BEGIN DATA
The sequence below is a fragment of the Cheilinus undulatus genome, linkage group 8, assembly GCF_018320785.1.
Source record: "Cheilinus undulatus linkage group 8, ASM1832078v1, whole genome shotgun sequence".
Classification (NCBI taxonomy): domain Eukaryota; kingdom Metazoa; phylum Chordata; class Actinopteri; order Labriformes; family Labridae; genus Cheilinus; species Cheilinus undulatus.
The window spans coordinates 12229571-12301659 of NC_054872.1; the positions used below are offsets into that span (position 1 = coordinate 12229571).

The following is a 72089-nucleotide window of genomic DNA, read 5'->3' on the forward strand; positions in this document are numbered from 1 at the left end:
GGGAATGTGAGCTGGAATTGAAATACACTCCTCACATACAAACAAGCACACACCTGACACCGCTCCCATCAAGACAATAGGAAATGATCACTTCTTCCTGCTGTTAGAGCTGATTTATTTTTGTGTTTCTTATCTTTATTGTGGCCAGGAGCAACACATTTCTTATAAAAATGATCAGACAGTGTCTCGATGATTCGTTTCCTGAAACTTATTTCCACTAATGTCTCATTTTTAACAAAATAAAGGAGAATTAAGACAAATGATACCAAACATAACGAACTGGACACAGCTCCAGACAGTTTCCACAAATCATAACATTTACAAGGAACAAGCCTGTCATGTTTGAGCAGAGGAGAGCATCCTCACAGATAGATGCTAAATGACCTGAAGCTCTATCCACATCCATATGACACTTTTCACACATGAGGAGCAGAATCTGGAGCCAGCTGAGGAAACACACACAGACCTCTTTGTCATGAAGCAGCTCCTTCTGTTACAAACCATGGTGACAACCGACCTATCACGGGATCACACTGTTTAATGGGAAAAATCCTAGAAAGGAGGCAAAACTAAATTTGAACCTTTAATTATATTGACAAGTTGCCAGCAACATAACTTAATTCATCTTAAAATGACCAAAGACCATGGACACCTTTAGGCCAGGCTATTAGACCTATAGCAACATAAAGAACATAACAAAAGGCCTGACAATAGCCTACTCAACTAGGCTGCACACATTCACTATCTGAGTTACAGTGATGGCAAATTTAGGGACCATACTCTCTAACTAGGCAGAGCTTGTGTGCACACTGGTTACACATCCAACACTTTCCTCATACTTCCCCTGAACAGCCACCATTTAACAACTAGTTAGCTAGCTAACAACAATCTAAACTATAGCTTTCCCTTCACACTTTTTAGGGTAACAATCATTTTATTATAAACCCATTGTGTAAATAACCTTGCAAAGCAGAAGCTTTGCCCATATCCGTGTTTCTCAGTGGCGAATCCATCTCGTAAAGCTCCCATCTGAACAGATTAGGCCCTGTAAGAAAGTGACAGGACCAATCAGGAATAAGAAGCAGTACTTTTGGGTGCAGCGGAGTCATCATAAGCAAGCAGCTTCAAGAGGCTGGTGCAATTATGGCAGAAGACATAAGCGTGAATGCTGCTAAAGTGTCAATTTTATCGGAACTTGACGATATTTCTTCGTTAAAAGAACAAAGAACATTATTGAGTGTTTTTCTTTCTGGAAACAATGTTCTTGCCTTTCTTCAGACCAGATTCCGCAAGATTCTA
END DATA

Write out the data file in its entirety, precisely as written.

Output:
The sequence below is a fragment of the Cheilinus undulatus genome, linkage group 8, assembly GCF_018320785.1.
Source record: "Cheilinus undulatus linkage group 8, ASM1832078v1, whole genome shotgun sequence".
Classification (NCBI taxonomy): domain Eukaryota; kingdom Metazoa; phylum Chordata; class Actinopteri; order Labriformes; family Labridae; genus Cheilinus; species Cheilinus undulatus.
The window spans coordinates 12229571-12301659 of NC_054872.1; the positions used below are offsets into that span (position 1 = coordinate 12229571).

The following is a 72089-nucleotide window of genomic DNA, read 5'->3' on the forward strand; positions in this document are numbered from 1 at the left end:
GGGAATGTGAGCTGGAATTGAAATACACTCCTCACATACAAACAAGCACACACCTGACACCGCTCCCATCAAGACAATAGGAAATGATCACTTCTTCCTGCTGTTAGAGCTGATTTATTTTTGTGTTTCTTATCTTTATTGTGGCCAGGAGCAACACATTTCTTATAAAAATGATCAGACAGTGTCTCGATGATTCGTTTCCTGAAACTTATTTCCACTAATGTCTCATTTTTAACAAAATAAAGGAGAATTAAGACAAATGATACCAAACATAACGAACTGGACACAGCTCCAGACAGTTTCCACAAATCATAACATTTACAAGGAACAAGCCTGTCATGTTTGAGCAGAGGAGAGCATCCTCACAGATAGATGCTAAATGACCTGAAGCTCTATCCACATCCATATGACACTTTTCACACATGAGGAGCAGAATCTGGAGCCAGCTGAGGAAACACACACAGACCTCTTTGTCATGAAGCAGCTCCTTCTGTTACAAACCATGGTGACAACCGACCTATCACGGGATCACACTGTTTAATGGGAAAAATCCTAGAAAGGAGGCAAAACTAAATTTGAACCTTTAATTATATTGACAAGTTGCCAGCAACATAACTTAATTCATCTTAAAATGACCAAAGACCATGGACACCTTTAGGCCAGGCTATTAGACCTATAGCAACATAAAGAACATAACAAAAGGCCTGACAATAGCCTACTCAACTAGGCTGCACACATTCACTATCTGAGTTACAGTGATGGCAAATTTAGGGACCATACTCTCTAACTAGGCAGAGCTTGTGTGCACACTGGTTACACATCCAACACTTTCCTCATACTTCCCCTGAACAGCCACCATTTAACAACTAGTTAGCTAGCTAACAACAATCTAAACTATAGCTTTCCCTTCACACTTTTTAGGGTAACAATCATTTTATTATAAACCCATTGTGTAAATAACCTTGCAAAGCAGAAGCTTTGCCCATATCCGTGTTTCTCAGTGGCGAATCCATCTCGTAAAGCTCCCATCTGAACAGATTAGGCCCTGTAAGAAAGTGACAGGACCAATCAGGAATAAGAAGCAGTACTTTTGGGTGCAGCGGAGTCATCATAAGCAAGCAGCTTCAAGAGGCTGGTGCAATTATGGCAGAAGACATAAGCGTGAATGCTGCTAAAGTGTCAATTTTATCGGAACTTGACGATATTTCTTCGTTAAAAGAACAAAGAACATTATTGAGTGTTTTTCTTTCTGGAAACAATGTTCTTGCCTTTCTTCAGACCAGATTCCGCAAGATTCTA